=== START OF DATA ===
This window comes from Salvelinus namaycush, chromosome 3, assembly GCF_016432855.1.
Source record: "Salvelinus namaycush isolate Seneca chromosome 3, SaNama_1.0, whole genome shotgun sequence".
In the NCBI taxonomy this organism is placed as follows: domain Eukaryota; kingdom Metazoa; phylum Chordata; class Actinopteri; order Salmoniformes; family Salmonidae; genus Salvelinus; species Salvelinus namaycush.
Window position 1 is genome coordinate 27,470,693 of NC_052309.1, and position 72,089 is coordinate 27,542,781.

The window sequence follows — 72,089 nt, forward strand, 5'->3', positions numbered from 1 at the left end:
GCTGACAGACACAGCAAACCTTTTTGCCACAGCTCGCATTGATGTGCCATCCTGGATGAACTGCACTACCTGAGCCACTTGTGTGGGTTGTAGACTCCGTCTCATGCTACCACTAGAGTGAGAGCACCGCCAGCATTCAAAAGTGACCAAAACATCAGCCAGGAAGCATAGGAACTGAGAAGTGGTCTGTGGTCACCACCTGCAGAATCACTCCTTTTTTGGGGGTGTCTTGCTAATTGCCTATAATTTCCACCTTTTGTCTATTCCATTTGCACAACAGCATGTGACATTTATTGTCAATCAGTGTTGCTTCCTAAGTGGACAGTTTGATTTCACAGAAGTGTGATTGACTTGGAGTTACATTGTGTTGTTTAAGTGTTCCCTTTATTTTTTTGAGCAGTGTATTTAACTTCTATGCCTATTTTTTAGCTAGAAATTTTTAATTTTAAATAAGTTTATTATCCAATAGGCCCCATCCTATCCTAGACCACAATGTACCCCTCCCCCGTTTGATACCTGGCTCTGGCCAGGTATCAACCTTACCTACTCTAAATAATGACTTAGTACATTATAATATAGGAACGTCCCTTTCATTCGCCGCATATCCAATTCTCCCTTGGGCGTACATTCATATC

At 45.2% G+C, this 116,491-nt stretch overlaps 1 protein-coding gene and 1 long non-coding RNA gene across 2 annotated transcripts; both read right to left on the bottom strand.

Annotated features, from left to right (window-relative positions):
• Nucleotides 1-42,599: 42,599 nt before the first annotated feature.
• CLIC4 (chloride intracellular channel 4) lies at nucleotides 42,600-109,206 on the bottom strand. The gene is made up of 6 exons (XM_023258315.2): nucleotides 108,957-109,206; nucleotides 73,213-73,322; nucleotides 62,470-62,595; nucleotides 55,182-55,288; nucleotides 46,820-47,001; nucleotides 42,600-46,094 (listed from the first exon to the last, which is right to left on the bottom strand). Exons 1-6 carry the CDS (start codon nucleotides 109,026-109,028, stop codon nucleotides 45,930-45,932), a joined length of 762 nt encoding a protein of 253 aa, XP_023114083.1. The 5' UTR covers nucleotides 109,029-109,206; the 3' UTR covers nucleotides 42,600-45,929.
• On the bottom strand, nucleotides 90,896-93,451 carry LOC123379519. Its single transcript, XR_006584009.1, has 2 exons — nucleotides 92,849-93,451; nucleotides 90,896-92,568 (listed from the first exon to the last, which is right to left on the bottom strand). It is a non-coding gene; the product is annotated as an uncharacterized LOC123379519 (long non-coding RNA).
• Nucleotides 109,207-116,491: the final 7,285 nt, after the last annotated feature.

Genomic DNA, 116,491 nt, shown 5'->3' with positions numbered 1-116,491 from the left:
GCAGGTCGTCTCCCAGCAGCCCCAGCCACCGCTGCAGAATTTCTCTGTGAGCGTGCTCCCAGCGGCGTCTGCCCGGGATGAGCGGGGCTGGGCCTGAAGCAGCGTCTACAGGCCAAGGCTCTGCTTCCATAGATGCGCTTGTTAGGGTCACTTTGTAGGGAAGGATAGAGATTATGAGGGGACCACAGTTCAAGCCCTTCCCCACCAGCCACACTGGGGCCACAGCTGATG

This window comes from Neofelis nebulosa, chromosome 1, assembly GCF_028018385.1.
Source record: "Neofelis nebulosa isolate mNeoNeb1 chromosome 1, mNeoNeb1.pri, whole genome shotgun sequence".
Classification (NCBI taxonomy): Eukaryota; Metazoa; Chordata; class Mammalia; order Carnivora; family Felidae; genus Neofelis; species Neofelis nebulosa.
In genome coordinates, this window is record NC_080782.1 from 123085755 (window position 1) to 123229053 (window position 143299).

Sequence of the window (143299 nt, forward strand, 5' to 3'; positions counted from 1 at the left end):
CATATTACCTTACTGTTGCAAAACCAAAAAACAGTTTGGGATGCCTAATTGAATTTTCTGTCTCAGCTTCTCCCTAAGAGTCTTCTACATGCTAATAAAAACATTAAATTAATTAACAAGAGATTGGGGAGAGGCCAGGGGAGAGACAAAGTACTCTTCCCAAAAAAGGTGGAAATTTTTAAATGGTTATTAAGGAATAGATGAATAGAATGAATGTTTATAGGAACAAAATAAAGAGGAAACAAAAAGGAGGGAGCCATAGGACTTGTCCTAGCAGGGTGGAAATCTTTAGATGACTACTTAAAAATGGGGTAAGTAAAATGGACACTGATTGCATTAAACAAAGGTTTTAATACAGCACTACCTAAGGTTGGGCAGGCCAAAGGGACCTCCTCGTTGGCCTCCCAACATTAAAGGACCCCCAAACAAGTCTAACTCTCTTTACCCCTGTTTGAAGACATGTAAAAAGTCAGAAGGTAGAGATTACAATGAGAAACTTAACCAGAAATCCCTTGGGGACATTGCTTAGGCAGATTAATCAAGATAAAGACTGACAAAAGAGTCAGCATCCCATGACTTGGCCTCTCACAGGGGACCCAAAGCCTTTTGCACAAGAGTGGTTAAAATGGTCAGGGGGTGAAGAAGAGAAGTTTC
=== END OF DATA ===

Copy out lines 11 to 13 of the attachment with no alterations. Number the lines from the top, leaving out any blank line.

• On the bottom strand, nucleotides 90,896-93,451 carry LOC123379519. Its single transcript, XR_006584009.1, has 2 exons — nucleotides 92,849-93,451; nucleotides 90,896-92,568 (listed from the first exon to the last, which is right to left on the bottom strand). It is a non-coding gene; the product is annotated as an uncharacterized LOC123379519 (long non-coding RNA).
• Nucleotides 109,207-116,491: the final 7,285 nt, after the last annotated feature.

Genomic DNA, 116,491 nt, shown 5'->3' with positions numbered 1-116,491 from the left: